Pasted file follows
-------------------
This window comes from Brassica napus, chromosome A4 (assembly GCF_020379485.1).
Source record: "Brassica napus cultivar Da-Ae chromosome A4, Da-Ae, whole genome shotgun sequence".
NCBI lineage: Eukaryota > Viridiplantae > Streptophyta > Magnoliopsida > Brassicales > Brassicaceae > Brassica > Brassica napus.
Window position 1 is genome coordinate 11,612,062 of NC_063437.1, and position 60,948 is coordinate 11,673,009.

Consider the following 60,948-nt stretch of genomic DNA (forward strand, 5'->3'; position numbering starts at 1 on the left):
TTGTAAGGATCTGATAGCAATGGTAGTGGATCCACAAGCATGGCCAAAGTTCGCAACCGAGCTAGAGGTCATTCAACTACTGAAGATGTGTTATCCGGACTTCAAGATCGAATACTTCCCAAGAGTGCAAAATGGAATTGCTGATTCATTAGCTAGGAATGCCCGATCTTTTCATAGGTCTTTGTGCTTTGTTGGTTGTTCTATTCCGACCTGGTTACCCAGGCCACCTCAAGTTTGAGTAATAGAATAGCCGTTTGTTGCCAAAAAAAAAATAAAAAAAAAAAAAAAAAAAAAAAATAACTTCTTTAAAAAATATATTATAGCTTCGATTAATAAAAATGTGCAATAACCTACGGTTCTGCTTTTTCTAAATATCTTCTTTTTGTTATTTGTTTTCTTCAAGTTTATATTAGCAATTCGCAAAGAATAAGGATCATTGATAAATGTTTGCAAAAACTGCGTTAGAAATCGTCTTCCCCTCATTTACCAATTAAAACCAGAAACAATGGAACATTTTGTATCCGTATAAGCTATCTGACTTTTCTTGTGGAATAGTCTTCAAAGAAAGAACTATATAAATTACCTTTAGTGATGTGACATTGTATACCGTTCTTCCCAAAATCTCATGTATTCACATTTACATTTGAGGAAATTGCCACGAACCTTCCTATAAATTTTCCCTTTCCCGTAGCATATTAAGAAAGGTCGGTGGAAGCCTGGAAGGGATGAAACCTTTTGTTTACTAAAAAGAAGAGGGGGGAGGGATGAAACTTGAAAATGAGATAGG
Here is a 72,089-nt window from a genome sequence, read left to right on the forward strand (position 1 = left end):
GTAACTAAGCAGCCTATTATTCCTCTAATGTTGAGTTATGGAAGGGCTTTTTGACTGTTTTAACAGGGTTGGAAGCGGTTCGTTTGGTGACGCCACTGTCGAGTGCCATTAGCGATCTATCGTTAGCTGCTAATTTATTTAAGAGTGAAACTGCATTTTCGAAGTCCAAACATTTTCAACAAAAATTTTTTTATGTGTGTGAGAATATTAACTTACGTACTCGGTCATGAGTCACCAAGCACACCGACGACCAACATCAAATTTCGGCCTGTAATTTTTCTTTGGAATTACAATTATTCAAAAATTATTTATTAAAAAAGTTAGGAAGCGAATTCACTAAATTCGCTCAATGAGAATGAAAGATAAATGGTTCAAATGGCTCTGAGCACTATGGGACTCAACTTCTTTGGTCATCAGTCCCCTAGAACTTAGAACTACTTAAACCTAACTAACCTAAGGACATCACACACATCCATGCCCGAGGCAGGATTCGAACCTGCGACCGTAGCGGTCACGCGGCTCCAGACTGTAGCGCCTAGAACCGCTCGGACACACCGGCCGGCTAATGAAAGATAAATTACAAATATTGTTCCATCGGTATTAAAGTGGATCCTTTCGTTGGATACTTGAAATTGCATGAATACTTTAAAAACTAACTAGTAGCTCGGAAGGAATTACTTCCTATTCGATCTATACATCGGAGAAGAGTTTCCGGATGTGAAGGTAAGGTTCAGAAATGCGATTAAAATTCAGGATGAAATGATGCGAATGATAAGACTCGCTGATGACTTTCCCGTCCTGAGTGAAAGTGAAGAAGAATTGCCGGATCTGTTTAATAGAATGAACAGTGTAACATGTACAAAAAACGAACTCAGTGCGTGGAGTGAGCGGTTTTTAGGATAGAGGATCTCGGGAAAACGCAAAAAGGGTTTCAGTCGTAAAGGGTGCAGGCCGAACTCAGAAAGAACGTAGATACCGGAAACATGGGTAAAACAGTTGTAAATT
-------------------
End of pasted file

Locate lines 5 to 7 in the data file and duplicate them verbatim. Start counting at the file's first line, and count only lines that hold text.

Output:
Consider the following 60,948-nt stretch of genomic DNA (forward strand, 5'->3'; position numbering starts at 1 on the left):
TTGTAAGGATCTGATAGCAATGGTAGTGGATCCACAAGCATGGCCAAAGTTCGCAACCGAGCTAGAGGTCATTCAACTACTGAAGATGTGTTATCCGGACTTCAAGATCGAATACTTCCCAAGAGTGCAAAATGGAATTGCTGATTCATTAGCTAGGAATGCCCGATCTTTTCATAGGTCTTTGTGCTTTGTTGGTTGTTCTATTCCGACCTGGTTACCCAGGCCACCTCAAGTTTGAGTAATAGAATAGCCGTTTGTTGCCAAAAAAAAAATAAAAAAAAAAAAAAAAAAAAAAAATAACTTCTTTAAAAAATATATTATAGCTTCGATTAATAAAAATGTGCAATAACCTACGGTTCTGCTTTTTCTAAATATCTTCTTTTTGTTATTTGTTTTCTTCAAGTTTATATTAGCAATTCGCAAAGAATAAGGATCATTGATAAATGTTTGCAAAAACTGCGTTAGAAATCGTCTTCCCCTCATTTACCAATTAAAACCAGAAACAATGGAACATTTTGTATCCGTATAAGCTATCTGACTTTTCTTGTGGAATAGTCTTCAAAGAAAGAACTATATAAATTACCTTTAGTGATGTGACATTGTATACCGTTCTTCCCAAAATCTCATGTATTCACATTTACATTTGAGGAAATTGCCACGAACCTTCCTATAAATTTTCCCTTTCCCGTAGCATATTAAGAAAGGTCGGTGGAAGCCTGGAAGGGATGAAACCTTTTGTTTACTAAAAAGAAGAGGGGGGAGGGATGAAACTTGAAAATGAGATAGG
Here is a 72,089-nt window from a genome sequence, read left to right on the forward strand (position 1 = left end):